While most of us are careful with our phones like using protective glass and covers, however, some outdoorsy people and construction workers are not so lucky to keep their smartphones safe and sound. Tuffphones, a British company, has come up with a solution. They recently unveiled a series of hard-wearing handsets to enter the market of the rugged phones. They introduced an extra-durable range of Android devices.
Cat and De Walt are major construction companies that released similar durable handsets. Bullitt Group and Jaguar Land Rover have also released a statement that they will collaboratively unveil a smartphone having a “combination of durability and elegance” in 2017.
Tuffphones are being produced in Shenzhen with the price ranging from £228 to £389. These phones come with thicker screens made of Gorilla glass that make them both water and dust resistant. But there is one problem, none of these phones work on the latest recommended Android software like Marshmallow and Oreo.
The £288 Tuffphone 400 with 4G was tested by BBC at a construction site. After being submerged in water for several minutes, it could still receive calls. It could still receive calls and get connected to 4G after a tumble in the cement mixer of sand or even after dropping it from a height of more than 2 meters. However, the manufacturer warned that the phone would not survive “a direct blow from a hammer.”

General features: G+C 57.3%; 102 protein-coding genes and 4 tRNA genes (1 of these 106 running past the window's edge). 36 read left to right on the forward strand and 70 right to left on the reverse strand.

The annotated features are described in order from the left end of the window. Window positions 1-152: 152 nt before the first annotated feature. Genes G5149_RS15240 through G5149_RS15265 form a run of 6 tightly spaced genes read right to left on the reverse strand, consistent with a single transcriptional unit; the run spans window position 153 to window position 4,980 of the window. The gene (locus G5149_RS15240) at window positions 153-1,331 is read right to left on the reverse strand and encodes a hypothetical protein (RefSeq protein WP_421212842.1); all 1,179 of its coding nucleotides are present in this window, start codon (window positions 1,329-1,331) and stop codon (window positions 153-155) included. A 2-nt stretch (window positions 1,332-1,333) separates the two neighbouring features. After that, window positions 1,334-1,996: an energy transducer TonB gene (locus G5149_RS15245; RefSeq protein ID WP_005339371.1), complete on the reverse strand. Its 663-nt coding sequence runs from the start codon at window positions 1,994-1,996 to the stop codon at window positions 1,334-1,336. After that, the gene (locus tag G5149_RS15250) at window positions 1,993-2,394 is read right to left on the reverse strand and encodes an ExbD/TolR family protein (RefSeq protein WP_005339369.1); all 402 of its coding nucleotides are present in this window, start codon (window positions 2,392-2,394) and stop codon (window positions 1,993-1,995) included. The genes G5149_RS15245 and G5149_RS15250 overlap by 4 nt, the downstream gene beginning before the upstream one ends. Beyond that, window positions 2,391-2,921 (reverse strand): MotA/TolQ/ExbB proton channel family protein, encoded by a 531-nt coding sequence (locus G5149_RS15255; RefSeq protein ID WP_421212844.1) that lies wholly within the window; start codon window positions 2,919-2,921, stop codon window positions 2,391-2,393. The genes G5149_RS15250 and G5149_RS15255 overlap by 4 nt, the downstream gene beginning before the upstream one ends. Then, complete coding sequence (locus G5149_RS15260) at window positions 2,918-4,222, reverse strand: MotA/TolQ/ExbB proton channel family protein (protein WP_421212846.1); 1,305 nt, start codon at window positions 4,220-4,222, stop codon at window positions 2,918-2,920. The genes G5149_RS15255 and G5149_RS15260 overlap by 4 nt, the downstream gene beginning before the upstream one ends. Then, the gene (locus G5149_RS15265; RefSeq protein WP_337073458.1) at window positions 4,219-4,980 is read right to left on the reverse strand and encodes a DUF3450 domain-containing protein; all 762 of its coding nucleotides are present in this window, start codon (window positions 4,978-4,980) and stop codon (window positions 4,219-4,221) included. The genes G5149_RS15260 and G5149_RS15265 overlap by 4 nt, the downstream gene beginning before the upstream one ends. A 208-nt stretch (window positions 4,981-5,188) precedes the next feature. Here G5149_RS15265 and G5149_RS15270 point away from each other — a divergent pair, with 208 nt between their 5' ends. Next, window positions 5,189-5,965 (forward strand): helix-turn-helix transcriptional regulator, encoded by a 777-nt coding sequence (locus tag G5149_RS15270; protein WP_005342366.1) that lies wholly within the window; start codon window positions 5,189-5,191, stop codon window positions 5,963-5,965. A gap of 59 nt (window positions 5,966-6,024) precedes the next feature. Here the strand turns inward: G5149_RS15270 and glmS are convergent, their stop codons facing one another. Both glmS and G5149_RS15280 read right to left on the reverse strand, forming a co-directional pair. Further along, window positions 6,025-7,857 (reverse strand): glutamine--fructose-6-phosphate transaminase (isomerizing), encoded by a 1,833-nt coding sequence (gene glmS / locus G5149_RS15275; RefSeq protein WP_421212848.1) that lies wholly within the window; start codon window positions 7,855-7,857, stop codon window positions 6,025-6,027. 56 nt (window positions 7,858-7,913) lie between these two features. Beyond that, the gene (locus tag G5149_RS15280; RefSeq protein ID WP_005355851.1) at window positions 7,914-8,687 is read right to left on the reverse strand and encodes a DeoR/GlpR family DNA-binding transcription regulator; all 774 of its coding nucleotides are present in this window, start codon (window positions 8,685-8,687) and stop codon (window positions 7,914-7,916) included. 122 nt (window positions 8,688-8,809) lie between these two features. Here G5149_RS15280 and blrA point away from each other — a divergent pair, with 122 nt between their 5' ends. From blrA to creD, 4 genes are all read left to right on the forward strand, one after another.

These hard-wearing devices were then subjected to more rigorous testing. In the end, the Tuffphone screen was scratched, and it vibrated for several minutes. However, it was still functional; making calls and getting online. Many of the new smartphones like the Samsung Galaxy S7 are also waterproof, but Galaxy S7 cannot receive calls underwater. The £529 Cat S60 has additional features like thermal imaging, water-resistance, and sand-resistance.
The rugged phone market is an emerging one, says Ben Wood, an analyst.
“It’s the long tail of the smartphone market, there are so many little niche opportunities that exist and that’s where these guys are playing,” he said.
This begs the question that why don’t we buy a protective case for our handset? Well, just because it provides an “all-in-one” solution. Since the handsets are bigger and bulkier, they can accommodate bigger batteries that mean longer battery lives.
“People want a good sustainable battery and most people when they’re using a smartphone today find they struggle to get through the day. People in construction want to have access to email, a good camera, they need to look at plans,” he said. “They need a smarter phone, a bigger screen.”
Still, a completely invincible phone has not been made yet.
“Different types of glass, different types of materials, different designs will offer you a certain amount of rugged capability but make no mistake, any device will break if you really want to break it,” said Wood.
So if you are the outdoorsy or adventurous type or if you are a civil or construction engineer, this is your type of a phone. Let us know about your views in the comments’ section below.